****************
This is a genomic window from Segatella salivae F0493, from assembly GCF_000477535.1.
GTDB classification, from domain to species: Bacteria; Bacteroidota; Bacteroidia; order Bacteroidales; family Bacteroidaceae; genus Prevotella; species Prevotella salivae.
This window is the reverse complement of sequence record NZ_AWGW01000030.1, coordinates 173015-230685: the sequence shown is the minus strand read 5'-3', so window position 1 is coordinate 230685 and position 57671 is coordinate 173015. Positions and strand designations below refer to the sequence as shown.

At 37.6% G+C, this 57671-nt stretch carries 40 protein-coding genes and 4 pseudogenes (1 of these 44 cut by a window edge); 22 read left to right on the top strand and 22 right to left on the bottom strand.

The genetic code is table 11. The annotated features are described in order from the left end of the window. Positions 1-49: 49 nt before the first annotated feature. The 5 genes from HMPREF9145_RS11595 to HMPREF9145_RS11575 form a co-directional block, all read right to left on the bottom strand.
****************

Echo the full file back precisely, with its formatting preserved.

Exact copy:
This is a genomic window from Segatella salivae F0493, from assembly GCF_000477535.1.
GTDB classification, from domain to species: Bacteria; Bacteroidota; Bacteroidia; order Bacteroidales; family Bacteroidaceae; genus Prevotella; species Prevotella salivae.
This window is the reverse complement of sequence record NZ_AWGW01000030.1, coordinates 173015-230685: the sequence shown is the minus strand read 5'-3', so window position 1 is coordinate 230685 and position 57671 is coordinate 173015. Positions and strand designations below refer to the sequence as shown.

At 37.6% G+C, this 57671-nt stretch carries 40 protein-coding genes and 4 pseudogenes (1 of these 44 cut by a window edge); 22 read left to right on the top strand and 22 right to left on the bottom strand.

The genetic code is table 11. The annotated features are described in order from the left end of the window. Positions 1-49: 49 nt before the first annotated feature. The 5 genes from HMPREF9145_RS11595 to HMPREF9145_RS11575 form a co-directional block, all read right to left on the bottom strand.